Brushes are made from animal hair and the ingredients of the colours are always indigenous - for example,yellow from turmeric, blue from indigo, black from lamp black etc. The colours are blended with natural gum or boiled tamarind seeds to provide the glaze and coherence to the base. Figures are painted in flat solid colours and then outlined in black.   While some of these techniques are being revived today, many Patuas had taken recourse to buying paints and brushes from the market.

The traditional themes of the Jodano Pata, which have passed from generation to generation, were based on popular episodes from Indian mythology like the Ramayan, Mahabharat, Puranas or the lives of female folk deities from the eulogistic Mangal Kavya  narrative poems. There are also paintings depicting the lives of religious figures like Sri Chaitanya, Satya (Shotto) Pir and Gazi (Gaji) Pir as well as region specific patachitras based on local deities like the  Bonobibi Pata. Alongside these were also the dramatic scrolled Jom Patas exhibiting ghastly sights of hell – the realm of Lord Yama or Jomraj, the God of Death – the intent of the grisly torture scenes in hell being to warn off sinners.

A song would always accompany the presentation of a scrolled Pata. The Chouko Pata, on the other hand, was a single painted frame which dealt with a particular deity or a mythical or social subject or an animal and would not be accompanied by song – its purpose being more for a quick commercial return.

During the British Raj, some Patachitra themes like Khudiram Pata and Sahib Pata were seen as “propagating protest” and were banned for some time. 


An urban incarnation of the Chouko Pata in nineteenth century Kolkata was the Kalighat Pata. The themes represented by Kalighat Patuas were not merely mythological but also came from their own contemporary social life, often with satirical ends which remains a significant source of the social history of that period.

A very different style is to be found in the Patas associated with the tribals – especially the Santals, the largest tribal community in India, who live mainly in the eastern states of India. The Jadu Patuas are a community of Patuas who have been living among or in close proximity with the tribals. The patas they paint are associated with the rituals and rites, legends and myths, beliefs and prejudices linked with the life cycle of the Santals and the songs are sung in the Santali language. These Patas were said to have magical properties and over time, the Jadab Patkars came to be known as Jadu Patuas, the word Jadu meaning magic.  The tribals place a lot of faith on the Jadu Patuas - believing them to be the manipulators of life after death.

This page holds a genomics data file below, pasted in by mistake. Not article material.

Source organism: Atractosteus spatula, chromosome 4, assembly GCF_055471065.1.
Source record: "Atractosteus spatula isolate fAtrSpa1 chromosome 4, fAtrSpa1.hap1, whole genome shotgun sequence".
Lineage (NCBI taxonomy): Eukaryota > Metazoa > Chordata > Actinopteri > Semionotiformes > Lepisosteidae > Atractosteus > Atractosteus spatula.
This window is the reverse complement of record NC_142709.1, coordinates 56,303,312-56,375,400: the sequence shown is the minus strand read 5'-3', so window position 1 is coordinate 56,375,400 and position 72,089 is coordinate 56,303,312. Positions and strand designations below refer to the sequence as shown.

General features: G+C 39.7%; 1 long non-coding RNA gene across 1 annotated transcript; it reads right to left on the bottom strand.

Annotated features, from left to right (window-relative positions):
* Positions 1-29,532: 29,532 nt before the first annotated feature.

Although all the patas created by the Jadu Patuas are known as Jadu Patas or Santal Patas, the term is usually synonymous with the small square Pata accompanying the ritual of Chokkhudaan (the gifting of eyes). When a member of the tribal community died, the Jadu Patua would arrive on the scene with a painting, supposedly of the deceased, complete except for eyes without irises. The Patua would then seek cash or kind from the kith and kin of the dead man on the plea that the dead person would not find his way to heaven unless the irises were painted on to the picture. It was only after a suitable recompense was received were the ‘eyes’ added on. The Chokkhudaan Pata naturally had a market on sentimental and superstitious ground.

The Jadu Patas are vastly different from the work of the regular Patas. Minimalistic, there are fewer colours used and the lines do not have the fluidity of the other Patas.

Though the Patua community embraced Islam some centuries ago, thinking it would uplift them socially, they continued to maintain a dual identity. In an attempt to uplift them from their low social status, there was an effort to bring them into the Hindu mainstream in the early part of the 20th century. But this had no real impact on their status and with many returning to their former religion or mixed status. However, they began to append the title Chitrakar with their names, and in the census report of 1951 the Patuas were finally recognized as Chitrakars.  Most Patuas today bear both Hindu and Muslim names.

Traditionally, Patuas were to be found mainly in various villages in Medinipur, 24 Parganas, Birbhum, Bankura, Howrah, Murshidabad and Bardhaman districts of West Bengal. Till the early 20th century, there were various regional differences, with Jodano Jom Patas being made in Birbhum district; Satypir, Vaishnav Pata etc made in Medinipur and in the 24 Parganas, the speciality was  the Gajir (Gazi Pir) Patas. Other pats also in demand in rural Birbhum were the Nimai Sanyasi, Sindu Badh, Krishna Leela, Sitaharan, Durga wearing her conch bangles etc.  Other than themes, there were stylistic differences too between regions.